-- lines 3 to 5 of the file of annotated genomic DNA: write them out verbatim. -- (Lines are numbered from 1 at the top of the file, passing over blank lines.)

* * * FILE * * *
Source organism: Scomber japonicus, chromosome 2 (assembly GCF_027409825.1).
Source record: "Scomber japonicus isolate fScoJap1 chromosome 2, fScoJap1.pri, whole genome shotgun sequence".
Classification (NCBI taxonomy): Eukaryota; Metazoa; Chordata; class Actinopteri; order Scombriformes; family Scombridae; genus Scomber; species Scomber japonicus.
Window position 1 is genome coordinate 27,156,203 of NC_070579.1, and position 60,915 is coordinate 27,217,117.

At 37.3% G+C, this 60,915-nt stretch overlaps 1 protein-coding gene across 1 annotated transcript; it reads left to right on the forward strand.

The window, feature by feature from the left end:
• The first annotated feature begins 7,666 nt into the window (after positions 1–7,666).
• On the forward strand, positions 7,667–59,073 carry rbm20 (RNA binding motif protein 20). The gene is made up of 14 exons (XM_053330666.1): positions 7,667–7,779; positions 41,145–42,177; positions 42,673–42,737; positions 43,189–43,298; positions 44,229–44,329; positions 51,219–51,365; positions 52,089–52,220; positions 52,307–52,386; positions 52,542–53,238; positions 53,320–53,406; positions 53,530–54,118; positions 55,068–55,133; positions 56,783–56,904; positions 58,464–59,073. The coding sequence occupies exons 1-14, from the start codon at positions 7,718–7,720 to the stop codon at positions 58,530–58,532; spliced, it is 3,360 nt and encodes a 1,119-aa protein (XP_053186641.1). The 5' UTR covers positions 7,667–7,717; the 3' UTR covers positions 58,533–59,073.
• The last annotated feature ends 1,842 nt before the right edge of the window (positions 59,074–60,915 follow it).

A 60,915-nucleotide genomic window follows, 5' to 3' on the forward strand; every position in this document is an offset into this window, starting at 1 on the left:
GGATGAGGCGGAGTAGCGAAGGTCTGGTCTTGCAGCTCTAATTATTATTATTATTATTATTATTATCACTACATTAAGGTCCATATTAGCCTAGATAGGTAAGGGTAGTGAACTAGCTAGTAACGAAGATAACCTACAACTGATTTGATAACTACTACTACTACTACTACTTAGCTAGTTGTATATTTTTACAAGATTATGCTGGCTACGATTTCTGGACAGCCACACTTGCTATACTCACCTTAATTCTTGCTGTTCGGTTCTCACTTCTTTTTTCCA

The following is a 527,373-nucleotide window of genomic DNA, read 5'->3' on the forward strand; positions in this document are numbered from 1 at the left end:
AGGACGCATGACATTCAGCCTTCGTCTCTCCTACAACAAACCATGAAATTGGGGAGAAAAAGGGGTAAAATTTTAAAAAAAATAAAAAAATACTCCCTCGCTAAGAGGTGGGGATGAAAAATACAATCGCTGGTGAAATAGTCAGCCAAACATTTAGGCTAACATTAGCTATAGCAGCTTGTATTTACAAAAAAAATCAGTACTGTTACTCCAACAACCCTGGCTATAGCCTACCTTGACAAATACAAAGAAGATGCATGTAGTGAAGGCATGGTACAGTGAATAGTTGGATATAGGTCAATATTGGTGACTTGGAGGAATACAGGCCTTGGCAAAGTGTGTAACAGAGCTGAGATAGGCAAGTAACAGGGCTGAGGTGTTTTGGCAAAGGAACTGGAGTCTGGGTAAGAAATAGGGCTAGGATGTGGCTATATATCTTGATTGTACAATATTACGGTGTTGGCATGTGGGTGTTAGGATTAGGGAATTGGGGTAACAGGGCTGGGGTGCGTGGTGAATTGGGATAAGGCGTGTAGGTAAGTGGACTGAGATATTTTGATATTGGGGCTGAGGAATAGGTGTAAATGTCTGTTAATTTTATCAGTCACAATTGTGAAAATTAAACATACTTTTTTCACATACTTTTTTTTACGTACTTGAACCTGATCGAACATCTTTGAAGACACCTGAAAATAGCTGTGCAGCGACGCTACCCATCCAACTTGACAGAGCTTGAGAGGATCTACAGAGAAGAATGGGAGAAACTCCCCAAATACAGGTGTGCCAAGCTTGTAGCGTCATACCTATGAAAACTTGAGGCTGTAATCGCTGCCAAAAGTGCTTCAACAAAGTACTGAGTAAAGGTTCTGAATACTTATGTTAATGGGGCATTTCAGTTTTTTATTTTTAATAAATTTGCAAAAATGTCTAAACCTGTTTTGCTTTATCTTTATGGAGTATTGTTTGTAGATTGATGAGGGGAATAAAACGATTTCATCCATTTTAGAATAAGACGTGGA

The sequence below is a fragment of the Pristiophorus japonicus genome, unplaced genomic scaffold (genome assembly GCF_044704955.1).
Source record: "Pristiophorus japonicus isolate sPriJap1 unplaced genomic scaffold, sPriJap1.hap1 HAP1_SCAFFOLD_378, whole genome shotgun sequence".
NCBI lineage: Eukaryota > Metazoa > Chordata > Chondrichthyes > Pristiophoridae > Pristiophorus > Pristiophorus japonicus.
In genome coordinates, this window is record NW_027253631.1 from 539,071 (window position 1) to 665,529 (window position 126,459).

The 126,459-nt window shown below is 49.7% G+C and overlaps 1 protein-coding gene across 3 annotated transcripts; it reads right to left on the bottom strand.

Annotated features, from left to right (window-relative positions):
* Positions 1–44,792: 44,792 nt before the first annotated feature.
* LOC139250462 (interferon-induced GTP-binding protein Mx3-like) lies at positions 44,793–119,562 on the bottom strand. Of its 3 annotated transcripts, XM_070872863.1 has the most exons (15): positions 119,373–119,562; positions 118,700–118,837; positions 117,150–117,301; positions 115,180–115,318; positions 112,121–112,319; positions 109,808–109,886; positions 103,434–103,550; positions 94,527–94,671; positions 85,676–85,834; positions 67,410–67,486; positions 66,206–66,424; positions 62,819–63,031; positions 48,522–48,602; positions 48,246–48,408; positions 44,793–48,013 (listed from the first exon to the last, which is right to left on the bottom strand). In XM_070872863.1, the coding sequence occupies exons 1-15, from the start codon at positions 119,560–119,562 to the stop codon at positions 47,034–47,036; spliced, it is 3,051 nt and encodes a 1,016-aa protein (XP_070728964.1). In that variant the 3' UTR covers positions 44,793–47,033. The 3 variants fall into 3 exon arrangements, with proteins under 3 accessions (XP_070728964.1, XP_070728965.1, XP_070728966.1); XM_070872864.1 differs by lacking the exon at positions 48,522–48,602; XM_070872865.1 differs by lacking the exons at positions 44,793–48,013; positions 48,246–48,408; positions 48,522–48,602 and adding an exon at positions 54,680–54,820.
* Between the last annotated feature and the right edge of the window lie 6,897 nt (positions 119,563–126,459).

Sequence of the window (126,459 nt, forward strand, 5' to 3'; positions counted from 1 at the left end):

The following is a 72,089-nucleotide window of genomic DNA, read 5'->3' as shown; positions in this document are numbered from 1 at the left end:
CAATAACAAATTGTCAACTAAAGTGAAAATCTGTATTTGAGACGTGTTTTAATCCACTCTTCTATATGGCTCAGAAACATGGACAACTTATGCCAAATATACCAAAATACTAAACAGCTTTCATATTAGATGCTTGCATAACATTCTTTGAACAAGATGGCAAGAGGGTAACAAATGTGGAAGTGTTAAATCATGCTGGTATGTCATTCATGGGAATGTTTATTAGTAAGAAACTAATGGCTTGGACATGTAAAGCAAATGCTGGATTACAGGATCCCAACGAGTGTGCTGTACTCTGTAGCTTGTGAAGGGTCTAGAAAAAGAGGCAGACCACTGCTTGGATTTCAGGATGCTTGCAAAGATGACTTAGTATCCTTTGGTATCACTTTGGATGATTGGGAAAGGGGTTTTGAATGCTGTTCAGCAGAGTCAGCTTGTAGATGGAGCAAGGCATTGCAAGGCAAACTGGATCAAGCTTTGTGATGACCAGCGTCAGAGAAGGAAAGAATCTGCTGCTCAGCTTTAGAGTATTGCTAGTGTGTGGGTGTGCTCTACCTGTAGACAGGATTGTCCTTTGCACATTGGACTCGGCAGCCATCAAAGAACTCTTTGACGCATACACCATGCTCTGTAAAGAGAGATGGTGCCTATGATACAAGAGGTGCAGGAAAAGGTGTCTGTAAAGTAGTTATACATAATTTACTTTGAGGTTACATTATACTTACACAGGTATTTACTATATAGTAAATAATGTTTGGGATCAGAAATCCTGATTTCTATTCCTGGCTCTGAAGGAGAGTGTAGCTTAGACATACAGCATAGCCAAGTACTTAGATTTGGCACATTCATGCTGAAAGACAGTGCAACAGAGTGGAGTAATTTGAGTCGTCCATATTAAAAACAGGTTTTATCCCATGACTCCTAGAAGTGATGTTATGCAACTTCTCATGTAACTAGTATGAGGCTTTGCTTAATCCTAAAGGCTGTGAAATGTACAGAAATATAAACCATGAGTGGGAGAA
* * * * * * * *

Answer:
Classification (NCBI taxonomy): Eukaryota; Metazoa; Chordata; class Actinopteri; order Scombriformes; family Scombridae; genus Scomber; species Scomber japonicus.
Window position 1 is genome coordinate 27,156,203 of NC_070579.1, and position 60,915 is coordinate 27,217,117.

At 37.3% G+C, this 60,915-nt stretch overlaps 1 protein-coding gene across 1 annotated transcript; it reads left to right on the forward strand.